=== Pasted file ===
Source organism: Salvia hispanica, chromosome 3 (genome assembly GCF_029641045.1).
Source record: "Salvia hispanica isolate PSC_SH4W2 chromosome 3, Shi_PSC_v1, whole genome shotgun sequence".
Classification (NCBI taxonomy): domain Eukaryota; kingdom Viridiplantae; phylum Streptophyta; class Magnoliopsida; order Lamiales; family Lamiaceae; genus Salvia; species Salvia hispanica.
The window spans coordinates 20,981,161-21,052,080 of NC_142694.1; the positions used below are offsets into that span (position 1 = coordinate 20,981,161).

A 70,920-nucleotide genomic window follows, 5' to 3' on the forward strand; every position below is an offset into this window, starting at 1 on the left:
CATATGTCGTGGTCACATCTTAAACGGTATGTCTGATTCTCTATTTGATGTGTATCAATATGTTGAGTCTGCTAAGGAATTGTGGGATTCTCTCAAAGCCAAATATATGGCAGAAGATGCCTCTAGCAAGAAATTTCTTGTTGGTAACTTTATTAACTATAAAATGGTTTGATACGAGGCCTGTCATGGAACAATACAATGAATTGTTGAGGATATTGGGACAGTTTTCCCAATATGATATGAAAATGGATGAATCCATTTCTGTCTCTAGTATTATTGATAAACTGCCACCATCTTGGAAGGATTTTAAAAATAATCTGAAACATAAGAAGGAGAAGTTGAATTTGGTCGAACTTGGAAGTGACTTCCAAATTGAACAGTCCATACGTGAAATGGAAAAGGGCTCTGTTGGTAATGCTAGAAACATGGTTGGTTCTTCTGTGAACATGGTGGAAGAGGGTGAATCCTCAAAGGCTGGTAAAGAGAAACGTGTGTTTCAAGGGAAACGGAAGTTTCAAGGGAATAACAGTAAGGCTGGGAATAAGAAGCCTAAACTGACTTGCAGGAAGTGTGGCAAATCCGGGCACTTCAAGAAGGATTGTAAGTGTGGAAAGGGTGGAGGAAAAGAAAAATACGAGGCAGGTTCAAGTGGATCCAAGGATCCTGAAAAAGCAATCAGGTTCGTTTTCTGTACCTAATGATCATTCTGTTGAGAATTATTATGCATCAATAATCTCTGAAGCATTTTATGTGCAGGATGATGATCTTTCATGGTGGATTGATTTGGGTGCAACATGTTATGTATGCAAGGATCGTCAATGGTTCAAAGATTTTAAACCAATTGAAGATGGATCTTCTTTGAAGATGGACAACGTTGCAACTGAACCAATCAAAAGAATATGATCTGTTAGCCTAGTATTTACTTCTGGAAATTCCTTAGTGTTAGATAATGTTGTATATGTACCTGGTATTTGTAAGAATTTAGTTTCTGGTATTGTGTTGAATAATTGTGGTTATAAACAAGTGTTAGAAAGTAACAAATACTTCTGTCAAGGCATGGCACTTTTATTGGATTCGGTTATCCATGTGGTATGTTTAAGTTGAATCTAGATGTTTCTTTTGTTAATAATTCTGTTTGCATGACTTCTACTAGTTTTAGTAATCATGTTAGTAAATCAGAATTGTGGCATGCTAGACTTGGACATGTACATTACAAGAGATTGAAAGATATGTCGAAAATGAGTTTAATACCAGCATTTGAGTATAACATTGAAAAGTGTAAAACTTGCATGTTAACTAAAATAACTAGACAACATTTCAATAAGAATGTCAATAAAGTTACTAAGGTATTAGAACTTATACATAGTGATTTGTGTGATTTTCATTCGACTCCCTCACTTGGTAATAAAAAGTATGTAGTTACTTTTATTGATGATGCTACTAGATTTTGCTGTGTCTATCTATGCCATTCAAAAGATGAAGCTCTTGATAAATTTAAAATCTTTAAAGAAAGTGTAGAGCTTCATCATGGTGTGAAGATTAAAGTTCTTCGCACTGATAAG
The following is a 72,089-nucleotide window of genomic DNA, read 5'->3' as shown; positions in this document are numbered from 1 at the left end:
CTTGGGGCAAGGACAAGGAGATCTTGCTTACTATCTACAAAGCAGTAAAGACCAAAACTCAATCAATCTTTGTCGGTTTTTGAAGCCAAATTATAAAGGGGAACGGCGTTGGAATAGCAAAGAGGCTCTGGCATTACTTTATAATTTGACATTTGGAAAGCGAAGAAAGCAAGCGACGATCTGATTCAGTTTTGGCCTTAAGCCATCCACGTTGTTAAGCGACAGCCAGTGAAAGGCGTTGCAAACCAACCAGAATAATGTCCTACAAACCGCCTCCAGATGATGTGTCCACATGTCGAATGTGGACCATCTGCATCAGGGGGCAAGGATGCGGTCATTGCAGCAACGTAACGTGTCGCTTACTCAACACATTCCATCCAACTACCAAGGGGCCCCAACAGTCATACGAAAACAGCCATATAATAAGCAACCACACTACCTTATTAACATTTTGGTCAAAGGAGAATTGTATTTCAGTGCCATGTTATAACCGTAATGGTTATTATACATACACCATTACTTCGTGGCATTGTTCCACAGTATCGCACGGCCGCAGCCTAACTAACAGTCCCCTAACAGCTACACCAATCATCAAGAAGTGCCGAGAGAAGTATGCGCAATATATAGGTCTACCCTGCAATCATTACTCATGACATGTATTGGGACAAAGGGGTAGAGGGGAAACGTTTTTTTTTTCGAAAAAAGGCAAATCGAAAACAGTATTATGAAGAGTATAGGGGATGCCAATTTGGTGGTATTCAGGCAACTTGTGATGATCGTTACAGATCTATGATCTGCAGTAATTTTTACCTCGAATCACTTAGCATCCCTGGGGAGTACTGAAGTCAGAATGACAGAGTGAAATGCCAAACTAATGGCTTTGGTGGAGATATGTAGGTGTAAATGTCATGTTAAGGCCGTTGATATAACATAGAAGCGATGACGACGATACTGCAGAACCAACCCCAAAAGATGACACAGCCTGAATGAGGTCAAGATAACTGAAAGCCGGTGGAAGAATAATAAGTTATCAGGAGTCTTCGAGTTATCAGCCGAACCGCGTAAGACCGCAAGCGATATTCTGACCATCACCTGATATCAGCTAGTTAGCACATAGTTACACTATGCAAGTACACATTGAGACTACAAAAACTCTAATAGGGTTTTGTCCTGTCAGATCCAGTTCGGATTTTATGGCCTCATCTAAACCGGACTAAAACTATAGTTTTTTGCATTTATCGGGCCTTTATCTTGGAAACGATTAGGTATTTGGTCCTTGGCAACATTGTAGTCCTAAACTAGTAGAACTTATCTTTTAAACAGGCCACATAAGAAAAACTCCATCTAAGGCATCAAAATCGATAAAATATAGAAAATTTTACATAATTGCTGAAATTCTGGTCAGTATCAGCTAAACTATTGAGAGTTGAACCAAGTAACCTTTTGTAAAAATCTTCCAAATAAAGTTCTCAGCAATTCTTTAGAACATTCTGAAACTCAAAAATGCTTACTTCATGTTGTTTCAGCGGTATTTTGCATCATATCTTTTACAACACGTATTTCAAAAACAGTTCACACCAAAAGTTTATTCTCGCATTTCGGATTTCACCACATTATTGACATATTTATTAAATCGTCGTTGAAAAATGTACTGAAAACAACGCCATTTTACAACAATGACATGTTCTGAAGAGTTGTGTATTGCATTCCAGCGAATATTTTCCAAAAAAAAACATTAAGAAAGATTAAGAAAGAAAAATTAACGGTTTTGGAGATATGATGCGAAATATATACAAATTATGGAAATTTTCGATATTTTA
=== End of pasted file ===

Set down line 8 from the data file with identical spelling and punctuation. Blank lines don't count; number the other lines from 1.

CTTGGGGCAAGGACAAGGAGATCTTGCTTACTATCTACAAAGCAGTAAAGACCAAAACTCAATCAATCTTTGTCGGTTTTTGAAGCCAAATTATAAAGGGGAACGGCGTTGGAATAGCAAAGAGGCTCTGGCATTACTTTATAATTTGACATTTGGAAAGCGAAGAAAGCAAGCGACGATCTGATTCAGTTTTGGCCTTAAGCCATCCACGTTGTTAAGCGACAGCCAGTGAAAGGCGTTGCAAACCAACCAGAATAATGTCCTACAAACCGCCTCCAGATGATGTGTCCACATGTCGAATGTGGACCATCTGCATCAGGGGGCAAGGATGCGGTCATTGCAGCAACGTAACGTGTCGCTTACTCAACACATTCCATCCAACTACCAAGGGGCCCCAACAGTCATACGAAAACAGCCATATAATAAGCAACCACACTACCTTATTAACATTTTGGTCAAAGGAGAATTGTATTTCAGTGCCATGTTATAACCGTAATGGTTATTATACATACACCATTACTTCGTGGCATTGTTCCACAGTATCGCACGGCCGCAGCCTAACTAACAGTCCCCTAACAGCTACACCAATCATCAAGAAGTGCCGAGAGAAGTATGCGCAATATATAGGTCTACCCTGCAATCATTACTCATGACATGTATTGGGACAAAGGGGTAGAGGGGAAACGTTTTTTTTTTCGAAAAAAGGCAAATCGAAAACAGTATTATGAAGAGTATAGGGGATGCCAATTTGGTGGTATTCAGGCAACTTGTGATGATCGTTACAGATCTATGATCTGCAGTAATTTTTACCTCGAATCACTTAGCATCCCTGGGGAGTACTGAAGTCAGAATGACAGAGTGAAATGCCAAACTAATGGCTTTGGTGGAGATATGTAGGTGTAAATGTCATGTTAAGGCCGTTGATATAACATAGAAGCGATGACGACGATACTGCAGAACCAACCCCAAAAGATGACACAGCCTGAATGAGGTCAAGATAACTGAAAGCCGGTGGAAGAATAATAAGTTATCAGGAGTCTTCGAGTTATCAGCCGAACCGCGTAAGACCGCAAGCGATATTCTGACCATCACCTGATATCAGCTAGTTAGCACATAGTTACACTATGCAAGTACACATTGAGACTACAAAAACTCTAATAGGGTTTTGTCCTGTCAGATCCAGTTCGGATTTTATGGCCTCATCTAAACCGGACTAAAACTATAGTTTTTTGCATTTATCGGGCCTTTATCTTGGAAACGATTAGGTATTTGGTCCTTGGCAACATTGTAGTCCTAAACTAGTAGAACTTATCTTTTAAACAGGCCACATAAGAAAAACTCCATCTAAGGCATCAAAATCGATAAAATATAGAAAATTTTACATAATTGCTGAAATTCTGGTCAGTATCAGCTAAACTATTGAGAGTTGAACCAAGTAACCTTTTGTAAAAATCTTCCAAATAAAGTTCTCAGCAATTCTTTAGAACATTCTGAAACTCAAAAATGCTTACTTCATGTTGTTTCAGCGGTATTTTGCATCATATCTTTTACAACACGTATTTCAAAAACAGTTCACACCAAAAGTTTATTCTCGCATTTCGGATTTCACCACATTATTGACATATTTATTAAATCGTCGTTGAAAAATGTACTGAAAACAACGCCATTTTACAACAATGACATGTTCTGAAGAGTTGTGTATTGCATTCCAGCGAATATTTTCCAAAAAAAAACATTAAGAAAGATTAAGAAAGAAAAATTAACGGTTTTGGAGATATGATGCGAAATATATACAAATTATGGAAATTTTCGATATTTTA